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To the Editor.
—A small pupil can hinder visualization during vitreous surgery. We routinely dilate the pupils of all patients preoperatively, and we use intraocular epinephrine hydrochloride during surgery to maintain dilatation in selected patients. If the pupil does not dilate pharmacologically, in the aphakic patient we use the vitrectomy instrument to perform an iridectomy. We frequently find that an iridectomy performed in this manner results in a cosmetically unacceptable scalloped or irregular pupillary border (Fig 1). In an attempt to produce an anatomically smooth pupillary border, additional cuts with the vitrectomy instrument are often required, and the surgeon may excise more of the iris than originally intended.We have used the intraocular endodiathermy probe to cauterize the cut irregular edges of the iris after iridectomy (Fig 2). The endodiathermy probe (Medical Instruments Research Associates, Waltham, Mass) is applied at a setting of 0.5 in a sweeping motion along the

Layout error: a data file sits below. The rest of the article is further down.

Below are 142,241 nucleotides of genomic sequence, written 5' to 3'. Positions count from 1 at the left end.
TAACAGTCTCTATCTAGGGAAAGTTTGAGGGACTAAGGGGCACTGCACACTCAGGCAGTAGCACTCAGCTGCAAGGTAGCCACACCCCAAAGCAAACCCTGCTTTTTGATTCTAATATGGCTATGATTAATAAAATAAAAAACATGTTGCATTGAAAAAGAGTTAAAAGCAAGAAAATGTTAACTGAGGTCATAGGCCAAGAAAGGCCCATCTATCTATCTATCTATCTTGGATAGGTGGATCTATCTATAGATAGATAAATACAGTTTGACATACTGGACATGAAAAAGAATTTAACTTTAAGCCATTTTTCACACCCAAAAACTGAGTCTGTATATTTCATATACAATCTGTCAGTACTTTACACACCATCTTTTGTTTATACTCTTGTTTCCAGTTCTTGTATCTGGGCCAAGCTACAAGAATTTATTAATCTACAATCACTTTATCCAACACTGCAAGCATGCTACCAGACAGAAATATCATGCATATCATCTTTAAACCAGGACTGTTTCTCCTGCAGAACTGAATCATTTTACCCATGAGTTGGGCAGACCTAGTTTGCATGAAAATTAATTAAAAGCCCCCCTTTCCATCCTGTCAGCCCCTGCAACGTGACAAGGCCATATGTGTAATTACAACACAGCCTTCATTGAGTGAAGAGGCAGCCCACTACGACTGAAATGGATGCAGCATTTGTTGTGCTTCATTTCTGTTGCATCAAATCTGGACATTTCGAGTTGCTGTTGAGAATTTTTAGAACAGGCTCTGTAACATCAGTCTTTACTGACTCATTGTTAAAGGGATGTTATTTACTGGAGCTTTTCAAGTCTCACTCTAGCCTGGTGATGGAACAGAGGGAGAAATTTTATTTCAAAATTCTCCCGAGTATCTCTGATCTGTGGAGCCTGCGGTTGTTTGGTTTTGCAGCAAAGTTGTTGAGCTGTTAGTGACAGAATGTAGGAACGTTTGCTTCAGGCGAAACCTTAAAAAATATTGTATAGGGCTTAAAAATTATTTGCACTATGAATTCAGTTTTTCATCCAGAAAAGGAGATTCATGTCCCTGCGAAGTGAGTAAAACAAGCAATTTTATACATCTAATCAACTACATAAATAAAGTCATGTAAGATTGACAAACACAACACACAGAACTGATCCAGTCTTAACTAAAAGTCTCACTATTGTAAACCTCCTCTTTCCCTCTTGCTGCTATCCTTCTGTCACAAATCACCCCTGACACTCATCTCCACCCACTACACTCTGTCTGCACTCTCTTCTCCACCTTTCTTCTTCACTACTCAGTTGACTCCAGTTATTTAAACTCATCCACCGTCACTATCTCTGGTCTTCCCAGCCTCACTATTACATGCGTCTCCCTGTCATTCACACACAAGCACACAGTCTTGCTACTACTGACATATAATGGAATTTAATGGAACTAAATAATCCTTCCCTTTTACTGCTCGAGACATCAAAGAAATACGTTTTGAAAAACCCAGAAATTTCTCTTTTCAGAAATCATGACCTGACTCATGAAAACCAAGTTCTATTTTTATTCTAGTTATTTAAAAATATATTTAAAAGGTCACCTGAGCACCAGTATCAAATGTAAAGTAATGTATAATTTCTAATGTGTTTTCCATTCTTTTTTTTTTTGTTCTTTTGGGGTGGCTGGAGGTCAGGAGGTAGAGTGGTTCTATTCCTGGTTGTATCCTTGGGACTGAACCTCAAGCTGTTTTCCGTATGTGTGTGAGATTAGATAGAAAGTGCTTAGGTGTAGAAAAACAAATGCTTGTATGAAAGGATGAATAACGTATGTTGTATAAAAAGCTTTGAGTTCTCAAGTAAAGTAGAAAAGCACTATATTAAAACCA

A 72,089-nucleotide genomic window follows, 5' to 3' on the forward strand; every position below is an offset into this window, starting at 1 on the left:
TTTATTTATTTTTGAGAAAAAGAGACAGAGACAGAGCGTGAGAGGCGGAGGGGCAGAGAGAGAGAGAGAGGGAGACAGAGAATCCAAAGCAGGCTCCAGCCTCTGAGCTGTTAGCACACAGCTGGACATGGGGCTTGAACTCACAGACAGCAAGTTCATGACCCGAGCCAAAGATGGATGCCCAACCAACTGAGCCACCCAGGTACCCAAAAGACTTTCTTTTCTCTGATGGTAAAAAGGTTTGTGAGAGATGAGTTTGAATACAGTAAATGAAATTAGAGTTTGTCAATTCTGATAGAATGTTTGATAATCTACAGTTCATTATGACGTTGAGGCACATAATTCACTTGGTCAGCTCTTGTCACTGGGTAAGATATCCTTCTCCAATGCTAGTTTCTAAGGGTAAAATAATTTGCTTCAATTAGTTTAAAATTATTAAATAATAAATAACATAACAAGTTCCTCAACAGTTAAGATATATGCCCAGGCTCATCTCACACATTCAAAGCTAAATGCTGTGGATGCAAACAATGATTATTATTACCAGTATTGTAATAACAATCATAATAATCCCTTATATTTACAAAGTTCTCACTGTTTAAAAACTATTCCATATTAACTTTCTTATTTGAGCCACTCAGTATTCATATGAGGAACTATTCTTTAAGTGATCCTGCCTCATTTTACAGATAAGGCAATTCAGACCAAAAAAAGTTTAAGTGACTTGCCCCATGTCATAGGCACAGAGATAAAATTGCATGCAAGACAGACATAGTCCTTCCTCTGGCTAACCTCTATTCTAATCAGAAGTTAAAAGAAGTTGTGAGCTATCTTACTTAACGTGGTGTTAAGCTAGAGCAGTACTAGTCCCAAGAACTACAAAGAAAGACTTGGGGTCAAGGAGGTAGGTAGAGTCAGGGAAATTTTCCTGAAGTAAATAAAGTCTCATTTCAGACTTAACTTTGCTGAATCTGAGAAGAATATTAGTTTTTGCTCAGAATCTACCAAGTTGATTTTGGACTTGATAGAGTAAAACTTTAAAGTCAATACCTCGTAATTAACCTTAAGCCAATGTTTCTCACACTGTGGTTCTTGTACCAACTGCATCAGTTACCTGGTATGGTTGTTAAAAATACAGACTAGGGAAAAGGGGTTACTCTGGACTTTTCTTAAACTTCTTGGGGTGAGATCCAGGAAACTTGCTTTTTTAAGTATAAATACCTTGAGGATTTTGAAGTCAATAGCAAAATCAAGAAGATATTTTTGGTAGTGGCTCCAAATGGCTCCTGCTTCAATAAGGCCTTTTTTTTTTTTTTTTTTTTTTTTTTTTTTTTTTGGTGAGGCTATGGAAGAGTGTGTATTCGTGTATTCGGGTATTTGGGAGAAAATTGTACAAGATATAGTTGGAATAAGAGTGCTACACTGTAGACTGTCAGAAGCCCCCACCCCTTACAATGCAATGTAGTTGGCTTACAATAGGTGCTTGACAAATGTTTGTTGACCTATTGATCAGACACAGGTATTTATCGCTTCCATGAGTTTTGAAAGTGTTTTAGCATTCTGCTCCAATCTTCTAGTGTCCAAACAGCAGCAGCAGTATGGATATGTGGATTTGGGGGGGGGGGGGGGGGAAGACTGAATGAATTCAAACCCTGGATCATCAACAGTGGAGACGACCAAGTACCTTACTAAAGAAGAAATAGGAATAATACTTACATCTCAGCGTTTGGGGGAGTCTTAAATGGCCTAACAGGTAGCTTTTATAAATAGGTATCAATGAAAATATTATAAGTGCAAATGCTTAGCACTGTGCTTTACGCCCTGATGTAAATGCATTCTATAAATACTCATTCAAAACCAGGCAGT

Bovino JA, Marcus DF, Nelson PT. Intraocular Diathermy for Pupilloplasty During Vitreous Surgery. Arch Ophthalmol. 1988;106(11):1503–1504. doi:10.1001/archopht.1988.01060140671009
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